What are the Benefits of having an ISMS?
The most popular information asset being talked about at the moment is personal data, with new privacy regulation such as GDPR driving that focus. There are however many other types of information asset that organisations should be considering within their ISMS as the benefits from protecting and harnessing them may be significant too.
As we know, organisations increasingly have to show they can be trusted for information security and privacy management. If they can’t and competitors or substitutes can, the organisation’s future is at risk. With increased regulation and powerful customers getting smarter every day it may no longer be about standing out from the crowd with an ISMS either.
That might just be a minimum entry to a tender, a contract renewal or an attractive market opportunity. Whilst the minimum information asset that needs to be protected is personal data to meet the GDPR, consider the other valuable information assets for your ISMS scope too, especially if you have powerful stakeholders who expect other information assets to be protected as well.
An information asset is simply defined as “anything information based that has value to the organisation”.
Examples of Information Assets are:
- Personal data e.g. customers, staff, others.
- Intellectual Property e.g. source code, patents, designs, thought leadership etc.
- Financial and commercial information; plans, contracts, processes and procedures.
- Customers, suppliers and other important relationship information assets (beyond personal data).
- Networks, hardware and other information processing facilities.
- People with key knowledge that affect business performance.
An ISMS delivers a positive return on investment. The goal of our whitepaper is to show you why, what, and how you can get RoI from an ISMS that fits the business needs.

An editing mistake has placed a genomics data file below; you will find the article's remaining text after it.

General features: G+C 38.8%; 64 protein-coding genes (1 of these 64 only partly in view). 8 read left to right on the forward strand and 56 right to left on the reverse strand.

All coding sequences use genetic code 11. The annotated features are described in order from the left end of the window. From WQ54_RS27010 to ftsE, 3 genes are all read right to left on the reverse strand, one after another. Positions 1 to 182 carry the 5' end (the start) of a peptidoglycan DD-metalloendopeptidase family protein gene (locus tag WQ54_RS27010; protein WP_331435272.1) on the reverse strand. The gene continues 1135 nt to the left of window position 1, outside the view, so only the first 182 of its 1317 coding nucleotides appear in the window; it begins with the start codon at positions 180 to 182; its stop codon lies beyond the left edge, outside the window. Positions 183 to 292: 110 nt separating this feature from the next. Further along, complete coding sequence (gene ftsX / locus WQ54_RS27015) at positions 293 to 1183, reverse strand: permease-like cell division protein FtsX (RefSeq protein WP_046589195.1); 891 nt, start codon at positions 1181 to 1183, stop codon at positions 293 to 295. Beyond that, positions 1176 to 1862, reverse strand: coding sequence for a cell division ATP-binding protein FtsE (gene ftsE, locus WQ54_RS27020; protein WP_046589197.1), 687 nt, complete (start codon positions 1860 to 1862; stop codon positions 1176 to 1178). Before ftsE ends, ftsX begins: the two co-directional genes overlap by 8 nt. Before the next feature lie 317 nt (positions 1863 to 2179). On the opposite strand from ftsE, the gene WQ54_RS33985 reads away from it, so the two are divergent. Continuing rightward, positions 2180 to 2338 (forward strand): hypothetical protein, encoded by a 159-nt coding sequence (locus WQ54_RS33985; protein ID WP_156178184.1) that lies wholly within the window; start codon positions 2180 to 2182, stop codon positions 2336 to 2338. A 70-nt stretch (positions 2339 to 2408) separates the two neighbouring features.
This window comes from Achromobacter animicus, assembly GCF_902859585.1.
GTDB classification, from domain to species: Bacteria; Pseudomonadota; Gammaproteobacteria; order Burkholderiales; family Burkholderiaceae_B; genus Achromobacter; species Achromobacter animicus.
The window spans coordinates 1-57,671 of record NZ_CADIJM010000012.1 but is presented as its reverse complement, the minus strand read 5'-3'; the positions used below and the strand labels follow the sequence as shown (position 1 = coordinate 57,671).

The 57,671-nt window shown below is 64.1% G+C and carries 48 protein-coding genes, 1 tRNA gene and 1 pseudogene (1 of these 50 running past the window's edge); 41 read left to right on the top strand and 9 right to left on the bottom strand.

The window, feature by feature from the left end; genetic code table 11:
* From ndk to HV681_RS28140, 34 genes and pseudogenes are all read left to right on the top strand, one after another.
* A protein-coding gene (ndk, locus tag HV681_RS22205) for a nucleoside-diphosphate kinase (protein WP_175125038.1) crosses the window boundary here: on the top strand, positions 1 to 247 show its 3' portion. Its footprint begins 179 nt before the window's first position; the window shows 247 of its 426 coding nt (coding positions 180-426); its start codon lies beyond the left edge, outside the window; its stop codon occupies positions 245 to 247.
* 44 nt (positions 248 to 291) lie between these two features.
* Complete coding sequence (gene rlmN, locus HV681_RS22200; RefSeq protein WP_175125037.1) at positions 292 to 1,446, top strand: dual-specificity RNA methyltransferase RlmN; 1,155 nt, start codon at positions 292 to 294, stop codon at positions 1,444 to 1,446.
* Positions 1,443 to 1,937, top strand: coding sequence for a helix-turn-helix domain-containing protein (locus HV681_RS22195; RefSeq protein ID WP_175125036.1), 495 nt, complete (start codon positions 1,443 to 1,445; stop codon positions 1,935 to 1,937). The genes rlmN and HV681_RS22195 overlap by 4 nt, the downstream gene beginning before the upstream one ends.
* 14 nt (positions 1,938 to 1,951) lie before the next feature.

What are the key considerations when building the business case for an ISMS?
- A growing challenge
- Three reasons why nothing happens
- The return on investment from information security management
- A point on people
- In considering the technology
- What is an ISMS?
- What are the components of an ISMS?
- Why do organisations need an ISMS?
- Is your organisation leadership ready to support an ISMS?
- Developing the business case for an ISMS
- Benefits to realise – Achieving returns from the threats and opportunities
- Evaluating the threats
- Identifying the opportunities
- Stakeholder expectations for the ISMS given their relative power and interest
- Scoping the ISMS to satisfy stakeholder interests
- GDPR focused work
- Doing other work for broader security confidence and assurance with higher RoI
- Work to get done for ISO 27001:2013/17
- Build or buy – Considering the best way to achieve ISMS success
- The people involved in the ISMS
- The characteristics of a good technology solution for your ISMS
- Whether to build or buy the technology part of the ISMS
- The core competences of the organisation, costs and opportunity costs
- In conclusion